Although this shot was taken in the same location as the “Calm Before the Storm” a shot that is horizontal, this one has a very different feel to it.
One of my artist friends, Brian Kershisnik, teaches that in your art you don’t try to force symbols; you let them emerge from what you have done. There is so much that emerges from this shot for me.
This photograph was taken at the half-way-point between Nauvoo and Carthage. This is the Martyrdom Trail. Joseph and Hyrum rode on this very dirt path.
The skies were so spectacular on this morning and the rich colors of the weeds and the soil seemed to bring heaven and earth together. I set the aperture on this shot to F22 and set the focus to bring the foreground and most of the extended photograph to be in sharp focus. But the infinity become just a little soft with that setting—not able to be seen perfectly clear.****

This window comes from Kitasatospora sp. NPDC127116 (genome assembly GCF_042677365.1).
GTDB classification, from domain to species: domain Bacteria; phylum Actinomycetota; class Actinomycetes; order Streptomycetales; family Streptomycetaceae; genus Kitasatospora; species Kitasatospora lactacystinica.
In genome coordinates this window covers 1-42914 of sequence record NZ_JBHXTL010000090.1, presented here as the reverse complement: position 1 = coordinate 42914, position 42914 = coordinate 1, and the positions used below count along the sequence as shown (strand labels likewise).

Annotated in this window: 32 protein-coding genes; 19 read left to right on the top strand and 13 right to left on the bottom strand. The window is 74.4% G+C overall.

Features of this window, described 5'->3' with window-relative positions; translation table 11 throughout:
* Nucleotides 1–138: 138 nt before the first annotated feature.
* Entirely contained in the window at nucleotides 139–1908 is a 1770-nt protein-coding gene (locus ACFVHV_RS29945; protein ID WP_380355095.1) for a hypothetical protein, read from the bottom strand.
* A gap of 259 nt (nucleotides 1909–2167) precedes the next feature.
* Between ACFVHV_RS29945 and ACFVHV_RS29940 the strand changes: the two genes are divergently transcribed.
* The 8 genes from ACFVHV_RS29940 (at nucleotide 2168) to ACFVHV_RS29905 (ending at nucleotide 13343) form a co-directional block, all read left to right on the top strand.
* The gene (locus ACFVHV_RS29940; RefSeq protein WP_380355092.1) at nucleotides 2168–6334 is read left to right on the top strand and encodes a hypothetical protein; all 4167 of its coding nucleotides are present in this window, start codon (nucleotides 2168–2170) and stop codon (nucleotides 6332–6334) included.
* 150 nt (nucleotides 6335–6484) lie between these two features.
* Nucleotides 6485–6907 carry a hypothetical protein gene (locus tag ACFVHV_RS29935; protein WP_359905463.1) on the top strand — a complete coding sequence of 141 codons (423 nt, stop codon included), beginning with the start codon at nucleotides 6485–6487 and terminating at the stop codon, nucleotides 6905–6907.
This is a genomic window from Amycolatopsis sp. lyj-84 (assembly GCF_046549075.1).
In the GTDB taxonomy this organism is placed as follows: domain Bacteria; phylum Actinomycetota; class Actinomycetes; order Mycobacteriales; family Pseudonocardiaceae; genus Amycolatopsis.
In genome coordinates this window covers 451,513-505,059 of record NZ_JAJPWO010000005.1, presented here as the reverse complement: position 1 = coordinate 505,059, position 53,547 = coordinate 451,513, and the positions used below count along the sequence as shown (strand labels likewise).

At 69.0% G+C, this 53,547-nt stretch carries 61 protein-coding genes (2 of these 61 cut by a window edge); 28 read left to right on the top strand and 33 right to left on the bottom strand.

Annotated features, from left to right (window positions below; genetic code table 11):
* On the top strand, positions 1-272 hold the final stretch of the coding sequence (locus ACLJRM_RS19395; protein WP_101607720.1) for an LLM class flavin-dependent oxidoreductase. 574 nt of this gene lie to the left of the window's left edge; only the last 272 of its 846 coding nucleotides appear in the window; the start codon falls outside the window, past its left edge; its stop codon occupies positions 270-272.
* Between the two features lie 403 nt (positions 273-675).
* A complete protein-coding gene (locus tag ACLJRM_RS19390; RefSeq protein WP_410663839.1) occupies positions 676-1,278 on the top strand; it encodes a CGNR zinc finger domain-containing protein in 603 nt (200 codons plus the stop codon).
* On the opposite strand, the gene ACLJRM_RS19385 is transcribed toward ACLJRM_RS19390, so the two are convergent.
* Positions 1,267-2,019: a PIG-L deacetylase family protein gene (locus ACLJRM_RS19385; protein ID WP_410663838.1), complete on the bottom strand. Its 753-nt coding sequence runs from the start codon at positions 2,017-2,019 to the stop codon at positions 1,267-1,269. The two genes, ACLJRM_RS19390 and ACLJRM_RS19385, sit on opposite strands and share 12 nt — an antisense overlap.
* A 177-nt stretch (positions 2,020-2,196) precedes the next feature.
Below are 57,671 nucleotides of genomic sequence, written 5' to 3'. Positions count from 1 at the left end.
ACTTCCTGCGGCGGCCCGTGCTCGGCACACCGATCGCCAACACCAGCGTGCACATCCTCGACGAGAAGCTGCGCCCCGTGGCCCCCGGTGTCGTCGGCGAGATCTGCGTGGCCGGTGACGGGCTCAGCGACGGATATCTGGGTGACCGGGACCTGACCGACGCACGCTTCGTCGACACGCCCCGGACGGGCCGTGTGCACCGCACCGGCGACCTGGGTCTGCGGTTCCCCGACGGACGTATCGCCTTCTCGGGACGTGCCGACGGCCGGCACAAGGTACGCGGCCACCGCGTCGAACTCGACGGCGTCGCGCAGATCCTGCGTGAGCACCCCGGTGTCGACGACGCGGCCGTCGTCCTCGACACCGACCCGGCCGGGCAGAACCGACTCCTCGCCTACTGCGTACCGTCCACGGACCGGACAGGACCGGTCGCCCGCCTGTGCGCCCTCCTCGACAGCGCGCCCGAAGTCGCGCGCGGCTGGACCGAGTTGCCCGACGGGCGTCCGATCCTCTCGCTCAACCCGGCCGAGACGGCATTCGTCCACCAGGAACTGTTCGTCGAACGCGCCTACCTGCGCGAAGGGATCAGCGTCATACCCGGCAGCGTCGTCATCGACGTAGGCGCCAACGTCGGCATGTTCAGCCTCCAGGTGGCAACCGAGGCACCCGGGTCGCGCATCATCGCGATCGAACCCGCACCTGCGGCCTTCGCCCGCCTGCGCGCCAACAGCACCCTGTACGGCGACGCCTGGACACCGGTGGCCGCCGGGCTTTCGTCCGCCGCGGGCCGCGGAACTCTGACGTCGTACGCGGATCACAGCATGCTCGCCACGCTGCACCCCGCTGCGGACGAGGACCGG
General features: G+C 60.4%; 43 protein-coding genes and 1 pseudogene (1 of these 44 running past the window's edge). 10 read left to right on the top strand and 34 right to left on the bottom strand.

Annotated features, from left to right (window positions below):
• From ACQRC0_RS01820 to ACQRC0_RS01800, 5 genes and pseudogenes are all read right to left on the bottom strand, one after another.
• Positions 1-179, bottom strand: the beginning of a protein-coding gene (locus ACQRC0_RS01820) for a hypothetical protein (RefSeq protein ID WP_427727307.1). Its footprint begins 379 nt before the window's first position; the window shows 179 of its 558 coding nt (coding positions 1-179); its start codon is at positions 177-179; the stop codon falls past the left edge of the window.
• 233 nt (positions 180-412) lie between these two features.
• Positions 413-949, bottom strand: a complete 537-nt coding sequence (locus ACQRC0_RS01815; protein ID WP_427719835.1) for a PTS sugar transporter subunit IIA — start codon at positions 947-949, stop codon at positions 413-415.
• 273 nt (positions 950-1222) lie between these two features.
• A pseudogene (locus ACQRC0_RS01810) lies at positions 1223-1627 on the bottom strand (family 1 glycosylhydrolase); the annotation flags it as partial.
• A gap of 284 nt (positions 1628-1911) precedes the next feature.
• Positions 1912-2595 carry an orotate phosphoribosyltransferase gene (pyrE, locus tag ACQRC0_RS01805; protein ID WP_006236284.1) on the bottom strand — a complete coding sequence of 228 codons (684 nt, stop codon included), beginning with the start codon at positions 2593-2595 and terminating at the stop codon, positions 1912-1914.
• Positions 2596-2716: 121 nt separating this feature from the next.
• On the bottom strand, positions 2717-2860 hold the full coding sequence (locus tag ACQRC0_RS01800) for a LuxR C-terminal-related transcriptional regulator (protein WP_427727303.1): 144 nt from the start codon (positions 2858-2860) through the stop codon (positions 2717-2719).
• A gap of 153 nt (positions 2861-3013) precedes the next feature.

Joseph and Hyrum were on their way to what their enemies said was the only safe place in Hancock County: The Carthage Jail. The days to follow would be filled with correspondence and preparation for the coming trial on Saturday, June 29, 1844. They would never make it to that trial. They both would be shot and killed by a ruthless mob at 5:16 PM on Thursday, June 27.
As John Taylor wrote of Joseph and his brother Hyrum: '[Joseph] lived great, and he died great in the eyes of God and his people; and like most of the Lord’s anointed in ancient times, has sealed his mission and his works with his own blood; and so has his brother Hyrum. In life they were not divided, and in death they were not separated!'
These moments on the trail together, even this very spot, were some of the last these brothers would see outside the jail together.